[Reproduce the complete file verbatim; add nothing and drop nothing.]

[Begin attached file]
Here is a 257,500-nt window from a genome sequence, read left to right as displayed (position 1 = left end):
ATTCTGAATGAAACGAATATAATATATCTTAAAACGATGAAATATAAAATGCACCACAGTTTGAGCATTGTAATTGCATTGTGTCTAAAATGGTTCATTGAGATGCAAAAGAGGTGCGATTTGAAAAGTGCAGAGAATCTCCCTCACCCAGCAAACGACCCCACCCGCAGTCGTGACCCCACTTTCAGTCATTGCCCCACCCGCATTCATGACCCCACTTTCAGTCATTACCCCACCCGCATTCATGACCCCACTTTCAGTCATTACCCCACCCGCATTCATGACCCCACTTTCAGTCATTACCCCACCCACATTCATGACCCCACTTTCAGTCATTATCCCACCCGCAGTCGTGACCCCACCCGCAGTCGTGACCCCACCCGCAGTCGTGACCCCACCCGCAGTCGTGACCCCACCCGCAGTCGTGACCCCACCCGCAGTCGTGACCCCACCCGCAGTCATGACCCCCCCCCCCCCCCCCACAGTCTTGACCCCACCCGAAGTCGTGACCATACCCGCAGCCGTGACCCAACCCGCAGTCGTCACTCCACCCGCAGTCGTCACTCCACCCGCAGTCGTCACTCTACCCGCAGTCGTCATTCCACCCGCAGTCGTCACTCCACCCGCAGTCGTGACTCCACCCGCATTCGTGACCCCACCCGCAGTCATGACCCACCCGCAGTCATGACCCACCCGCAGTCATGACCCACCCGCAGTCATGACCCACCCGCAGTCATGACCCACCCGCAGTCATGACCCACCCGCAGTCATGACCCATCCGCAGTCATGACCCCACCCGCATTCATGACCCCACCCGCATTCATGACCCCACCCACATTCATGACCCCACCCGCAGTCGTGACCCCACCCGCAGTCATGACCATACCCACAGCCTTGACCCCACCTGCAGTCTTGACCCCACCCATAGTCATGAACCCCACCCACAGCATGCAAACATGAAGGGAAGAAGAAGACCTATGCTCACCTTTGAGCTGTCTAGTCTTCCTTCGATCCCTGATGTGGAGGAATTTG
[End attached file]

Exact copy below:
Here is a 257,500-nt window from a genome sequence, read left to right as displayed (position 1 = left end):
ATTCTGAATGAAACGAATATAATATATCTTAAAACGATGAAATATAAAATGCACCACAGTTTGAGCATTGTAATTGCATTGTGTCTAAAATGGTTCATTGAGATGCAAAAGAGGTGCGATTTGAAAAGTGCAGAGAATCTCCCTCACCCAGCAAACGACCCCACCCGCAGTCGTGACCCCACTTTCAGTCATTGCCCCACCCGCATTCATGACCCCACTTTCAGTCATTACCCCACCCGCATTCATGACCCCACTTTCAGTCATTACCCCACCCGCATTCATGACCCCACTTTCAGTCATTACCCCACCCACATTCATGACCCCACTTTCAGTCATTATCCCACCCGCAGTCGTGACCCCACCCGCAGTCGTGACCCCACCCGCAGTCGTGACCCCACCCGCAGTCGTGACCCCACCCGCAGTCGTGACCCCACCCGCAGTCGTGACCCCACCCGCAGTCATGACCCCCCCCCCCCCCCCCACAGTCTTGACCCCACCCGAAGTCGTGACCATACCCGCAGCCGTGACCCAACCCGCAGTCGTCACTCCACCCGCAGTCGTCACTCCACCCGCAGTCGTCACTCTACCCGCAGTCGTCATTCCACCCGCAGTCGTCACTCCACCCGCAGTCGTGACTCCACCCGCATTCGTGACCCCACCCGCAGTCATGACCCACCCGCAGTCATGACCCACCCGCAGTCATGACCCACCCGCAGTCATGACCCACCCGCAGTCATGACCCACCCGCAGTCATGACCCACCCGCAGTCATGACCCATCCGCAGTCATGACCCCACCCGCATTCATGACCCCACCCGCATTCATGACCCCACCCACATTCATGACCCCACCCGCAGTCGTGACCCCACCCGCAGTCATGACCATACCCACAGCCTTGACCCCACCTGCAGTCTTGACCCCACCCATAGTCATGAACCCCACCCACAGCATGCAAACATGAAGGGAAGAAGAAGACCTATGCTCACCTTTGAGCTGTCTAGTCTTCCTTCGATCCCTGATGTGGAGGAATTTG